Teacher’s book to explain how to pinch your pennies

“…Sankar warns the consumer not to buy unneeded groceries ‘just because they are on sale’.”

March 1, 2015

I think this and maybe one other article were the only pieces I wrote for The Winnipeg Free Press.

When I was in that newspaper office writing this piece, some of the sports reporters were passing around a glossy photo of a female athlete and saying lewd things about her body. This made me so uncomfortable that I decided working for the newspaper was not for me.

I do not regret making this decision.

Going to the article itself, the quote that I use above from the story strikes me as being as true, if not more so, today than it was when the author of this consumes’ book, was being interviewed by me.

Why buy three large cartons of French onion soup from Costco because it is a really great buy if you actually hate French onion soup?

Don’t get me started. I run across this kind of thing, when I poke my nose into freezers during my house sitting gigs, more often than I care to think about.

Read on:

The Winnipeg Free Press

Teacher’s book to explain how to pinch your pennies

by Tanya Lester

Saving money is hard work, and Winnipeg high school teacher Gerald Sankar plans to have a book in print early next year that will help people to pinch their pennies.

“People have to make conscious effort to save and they don’t do it,” says Sankar. “They have to be resourceful. They should make a part-time job out of it.”

Sankar suggests a consumer should spend 1 1/2 hours a week working to save money and his book should be of help to them. The $1.25 book is being readied for printing and will be available in Winnipeg early next year.

His book suggests consumers check newspapers, especially on Wedsnesdays and weekends, for sale specials on food and clothing.

To help shoppers determine actual regular prices of grocery items, the book will contain a regular price list for 1,500 food products. With the book, the consumer can compare the ‘sale’ price to the item’s regular price to find if he is saving money.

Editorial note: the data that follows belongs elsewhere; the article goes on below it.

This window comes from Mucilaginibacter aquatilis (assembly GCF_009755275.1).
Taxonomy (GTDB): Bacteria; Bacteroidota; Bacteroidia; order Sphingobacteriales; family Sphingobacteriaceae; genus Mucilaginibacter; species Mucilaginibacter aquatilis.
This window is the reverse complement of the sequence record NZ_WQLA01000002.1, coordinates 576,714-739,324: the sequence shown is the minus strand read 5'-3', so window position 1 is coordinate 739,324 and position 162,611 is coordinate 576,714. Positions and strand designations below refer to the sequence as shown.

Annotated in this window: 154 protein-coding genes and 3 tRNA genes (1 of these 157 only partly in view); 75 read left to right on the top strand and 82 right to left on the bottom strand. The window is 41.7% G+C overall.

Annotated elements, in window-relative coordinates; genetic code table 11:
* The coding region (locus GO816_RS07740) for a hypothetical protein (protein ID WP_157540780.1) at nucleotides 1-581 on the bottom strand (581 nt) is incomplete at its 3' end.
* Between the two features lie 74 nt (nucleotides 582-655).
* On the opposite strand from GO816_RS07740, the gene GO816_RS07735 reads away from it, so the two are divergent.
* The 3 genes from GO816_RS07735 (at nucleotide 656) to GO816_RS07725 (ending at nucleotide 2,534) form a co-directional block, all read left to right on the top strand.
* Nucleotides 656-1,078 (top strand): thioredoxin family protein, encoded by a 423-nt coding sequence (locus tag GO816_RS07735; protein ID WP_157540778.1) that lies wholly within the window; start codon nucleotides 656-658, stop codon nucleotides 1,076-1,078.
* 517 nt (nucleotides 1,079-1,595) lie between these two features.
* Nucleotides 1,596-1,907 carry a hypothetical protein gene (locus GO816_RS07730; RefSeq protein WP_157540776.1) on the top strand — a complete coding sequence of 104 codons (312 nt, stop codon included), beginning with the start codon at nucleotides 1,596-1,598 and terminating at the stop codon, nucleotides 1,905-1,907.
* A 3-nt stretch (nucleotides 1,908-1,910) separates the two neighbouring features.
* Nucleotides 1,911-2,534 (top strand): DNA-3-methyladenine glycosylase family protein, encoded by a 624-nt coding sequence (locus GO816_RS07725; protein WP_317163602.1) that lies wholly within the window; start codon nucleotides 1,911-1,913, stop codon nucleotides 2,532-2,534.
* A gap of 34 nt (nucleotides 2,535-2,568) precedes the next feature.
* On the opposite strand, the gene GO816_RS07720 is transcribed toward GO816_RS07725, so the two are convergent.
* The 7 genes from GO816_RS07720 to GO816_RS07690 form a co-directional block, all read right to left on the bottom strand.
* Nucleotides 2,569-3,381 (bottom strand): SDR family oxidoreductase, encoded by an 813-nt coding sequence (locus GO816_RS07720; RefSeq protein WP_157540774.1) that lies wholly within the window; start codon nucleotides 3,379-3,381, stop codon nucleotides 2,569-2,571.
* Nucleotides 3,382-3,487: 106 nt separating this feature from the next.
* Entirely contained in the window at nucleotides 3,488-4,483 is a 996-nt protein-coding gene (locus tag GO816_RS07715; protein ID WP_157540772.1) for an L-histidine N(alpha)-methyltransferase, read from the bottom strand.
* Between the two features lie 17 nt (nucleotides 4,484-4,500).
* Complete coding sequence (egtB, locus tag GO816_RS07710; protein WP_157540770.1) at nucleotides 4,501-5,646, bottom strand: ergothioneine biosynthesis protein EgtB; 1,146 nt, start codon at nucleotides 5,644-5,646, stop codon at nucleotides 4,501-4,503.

However, Sankar warns consumers not to buy unneeded groceries “just because they are on sale.”

Canning is one way to save money so perishable items, such as fruit and vegetables, should be bought in large quantities while they are in season and at their lowest prices.

Cut-rate clothing

Sankar has found clothing stores where shoppers can save at least 50 per cent on shoes and clothing. He will list 75 to 90 such factory outlets and family-owned stores, including the Wescott’s factory outlet on Bannantyne Avenue.

Factory outlets often sell substandard items at 25 to 65 per cent discount. Sankar says it sometimes takes only “10 minutes with a needle and thread” to repair flaws in the clothing.   “If you want high fashion , don’t go there,” Sankar adds, “but some things in the outlets like jeans, leathers and cords are always in style.” A consumer might save $15 on a pair of pleated jeans and pay half the regular price for a sweater.

Sankar found most family-owned shops carry good quality clothes at prices lower than the chain department stores. “They rely on word of mouth and they pride themselves on good quality,” Sankar said. He added the customer will be dealing with the owner who made or supervised the making of the clothes.

Considering the time and money Sankar will spend compiling the book, he doesn’t expect to profit from it. He has spent $400 researching the book.

He expects to spend $1200 on typesetting and printing costs for the book. When the 35-page book is published, Sankar says, his main reward will be the satisfaction of knowing that “people in Winnipeg will have a lot to gain ” by using the book as a shopping aid.

He wanted to finish the book this month but said research has delayed it. “I want to add more to the book because I feel that I do not yet have enough information to offer the consumer,” Sankar said.




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Tanya Lester’s book,  Confessions of a Tea Leaf Reader, can be purchased from the author or by   going to the book title at amazon.com


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